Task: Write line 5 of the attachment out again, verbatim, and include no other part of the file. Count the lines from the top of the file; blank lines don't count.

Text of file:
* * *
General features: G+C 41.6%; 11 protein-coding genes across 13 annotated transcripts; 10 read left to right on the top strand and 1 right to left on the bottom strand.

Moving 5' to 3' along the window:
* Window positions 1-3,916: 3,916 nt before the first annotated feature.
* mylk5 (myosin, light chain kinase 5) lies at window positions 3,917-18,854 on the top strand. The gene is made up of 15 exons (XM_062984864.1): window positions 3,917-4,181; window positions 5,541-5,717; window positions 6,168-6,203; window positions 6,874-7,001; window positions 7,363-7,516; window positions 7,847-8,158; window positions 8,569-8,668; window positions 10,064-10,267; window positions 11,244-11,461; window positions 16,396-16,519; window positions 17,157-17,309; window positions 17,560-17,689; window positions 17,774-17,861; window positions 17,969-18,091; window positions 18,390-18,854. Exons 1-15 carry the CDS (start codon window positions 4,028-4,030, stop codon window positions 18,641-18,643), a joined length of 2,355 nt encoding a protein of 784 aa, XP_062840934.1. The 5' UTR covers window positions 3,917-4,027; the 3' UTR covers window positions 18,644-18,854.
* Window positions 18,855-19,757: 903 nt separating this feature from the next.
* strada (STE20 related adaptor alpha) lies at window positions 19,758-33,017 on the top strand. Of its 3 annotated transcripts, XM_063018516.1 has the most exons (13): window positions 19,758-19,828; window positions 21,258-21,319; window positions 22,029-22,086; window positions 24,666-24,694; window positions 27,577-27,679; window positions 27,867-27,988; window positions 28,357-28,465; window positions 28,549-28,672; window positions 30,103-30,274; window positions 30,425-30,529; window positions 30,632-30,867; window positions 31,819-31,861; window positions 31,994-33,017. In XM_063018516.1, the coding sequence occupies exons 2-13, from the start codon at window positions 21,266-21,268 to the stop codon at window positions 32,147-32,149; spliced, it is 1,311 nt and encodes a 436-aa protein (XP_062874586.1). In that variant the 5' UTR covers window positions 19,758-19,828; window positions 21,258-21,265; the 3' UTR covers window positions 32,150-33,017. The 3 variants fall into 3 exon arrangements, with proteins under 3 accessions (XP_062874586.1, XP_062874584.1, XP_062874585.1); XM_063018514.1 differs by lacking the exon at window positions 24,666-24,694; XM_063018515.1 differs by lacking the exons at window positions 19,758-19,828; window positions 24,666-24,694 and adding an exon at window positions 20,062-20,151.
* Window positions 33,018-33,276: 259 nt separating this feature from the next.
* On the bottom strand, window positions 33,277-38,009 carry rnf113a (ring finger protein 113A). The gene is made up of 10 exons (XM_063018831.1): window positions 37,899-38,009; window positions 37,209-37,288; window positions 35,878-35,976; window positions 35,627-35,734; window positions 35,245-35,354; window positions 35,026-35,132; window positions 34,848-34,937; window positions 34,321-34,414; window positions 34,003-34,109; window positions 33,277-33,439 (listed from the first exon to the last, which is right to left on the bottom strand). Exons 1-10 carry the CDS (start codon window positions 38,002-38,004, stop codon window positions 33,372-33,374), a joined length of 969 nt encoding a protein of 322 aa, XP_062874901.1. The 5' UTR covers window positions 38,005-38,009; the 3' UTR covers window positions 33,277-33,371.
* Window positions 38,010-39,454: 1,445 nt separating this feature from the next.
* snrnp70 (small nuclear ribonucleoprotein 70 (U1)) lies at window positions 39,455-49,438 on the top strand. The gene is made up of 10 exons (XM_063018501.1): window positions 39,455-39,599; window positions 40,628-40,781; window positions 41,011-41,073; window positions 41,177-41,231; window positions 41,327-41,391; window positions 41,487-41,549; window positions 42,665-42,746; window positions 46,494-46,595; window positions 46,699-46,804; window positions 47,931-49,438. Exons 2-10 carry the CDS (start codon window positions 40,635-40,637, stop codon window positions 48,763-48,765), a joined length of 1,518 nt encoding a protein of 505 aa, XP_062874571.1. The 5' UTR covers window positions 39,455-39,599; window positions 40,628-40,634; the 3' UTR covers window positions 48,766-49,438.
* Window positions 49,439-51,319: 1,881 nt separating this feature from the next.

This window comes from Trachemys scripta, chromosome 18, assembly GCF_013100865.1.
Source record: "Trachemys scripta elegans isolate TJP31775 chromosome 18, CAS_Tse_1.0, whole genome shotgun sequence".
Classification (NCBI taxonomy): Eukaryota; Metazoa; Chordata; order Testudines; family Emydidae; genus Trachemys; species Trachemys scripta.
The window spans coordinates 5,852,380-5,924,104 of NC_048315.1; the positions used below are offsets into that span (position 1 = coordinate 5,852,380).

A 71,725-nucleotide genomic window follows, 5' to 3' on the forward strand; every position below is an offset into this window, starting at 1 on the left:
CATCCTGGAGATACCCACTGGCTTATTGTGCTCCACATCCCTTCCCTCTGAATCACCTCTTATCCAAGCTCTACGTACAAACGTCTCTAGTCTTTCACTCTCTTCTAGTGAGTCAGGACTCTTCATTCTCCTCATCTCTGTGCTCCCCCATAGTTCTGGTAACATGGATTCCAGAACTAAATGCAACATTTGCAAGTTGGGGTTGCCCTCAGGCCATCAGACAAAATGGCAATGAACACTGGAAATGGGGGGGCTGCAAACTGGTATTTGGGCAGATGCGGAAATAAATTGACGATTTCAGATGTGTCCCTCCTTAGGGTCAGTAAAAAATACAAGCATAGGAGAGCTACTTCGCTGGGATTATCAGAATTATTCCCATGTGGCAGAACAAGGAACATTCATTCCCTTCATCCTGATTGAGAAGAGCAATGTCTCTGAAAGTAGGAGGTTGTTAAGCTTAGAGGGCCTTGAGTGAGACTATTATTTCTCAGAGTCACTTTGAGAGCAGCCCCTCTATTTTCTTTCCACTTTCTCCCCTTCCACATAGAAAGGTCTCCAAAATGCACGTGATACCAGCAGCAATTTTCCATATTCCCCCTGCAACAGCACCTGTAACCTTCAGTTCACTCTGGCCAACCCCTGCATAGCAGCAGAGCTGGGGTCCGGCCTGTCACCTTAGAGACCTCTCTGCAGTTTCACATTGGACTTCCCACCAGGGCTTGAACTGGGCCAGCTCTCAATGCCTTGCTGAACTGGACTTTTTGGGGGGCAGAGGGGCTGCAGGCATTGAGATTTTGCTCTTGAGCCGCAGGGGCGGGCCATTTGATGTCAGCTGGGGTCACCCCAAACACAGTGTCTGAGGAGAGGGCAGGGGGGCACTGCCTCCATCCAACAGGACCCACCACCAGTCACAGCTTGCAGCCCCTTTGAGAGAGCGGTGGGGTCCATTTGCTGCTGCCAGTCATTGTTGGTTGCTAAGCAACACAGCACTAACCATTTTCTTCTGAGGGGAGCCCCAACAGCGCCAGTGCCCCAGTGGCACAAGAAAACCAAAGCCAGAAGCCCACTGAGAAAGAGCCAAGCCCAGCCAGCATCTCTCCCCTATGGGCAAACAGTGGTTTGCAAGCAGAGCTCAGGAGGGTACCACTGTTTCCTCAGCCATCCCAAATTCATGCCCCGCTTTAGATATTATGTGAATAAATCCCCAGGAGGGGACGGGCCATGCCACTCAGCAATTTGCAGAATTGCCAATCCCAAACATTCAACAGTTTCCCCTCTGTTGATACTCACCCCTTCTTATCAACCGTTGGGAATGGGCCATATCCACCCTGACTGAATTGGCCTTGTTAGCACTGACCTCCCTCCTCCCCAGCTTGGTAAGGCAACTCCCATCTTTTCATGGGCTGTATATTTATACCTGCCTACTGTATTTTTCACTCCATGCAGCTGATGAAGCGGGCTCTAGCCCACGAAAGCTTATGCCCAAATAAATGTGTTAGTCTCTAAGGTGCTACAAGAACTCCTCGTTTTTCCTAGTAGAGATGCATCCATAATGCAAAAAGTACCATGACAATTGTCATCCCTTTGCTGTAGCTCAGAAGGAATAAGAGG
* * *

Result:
* Window positions 18,855-19,757: 903 nt separating this feature from the next.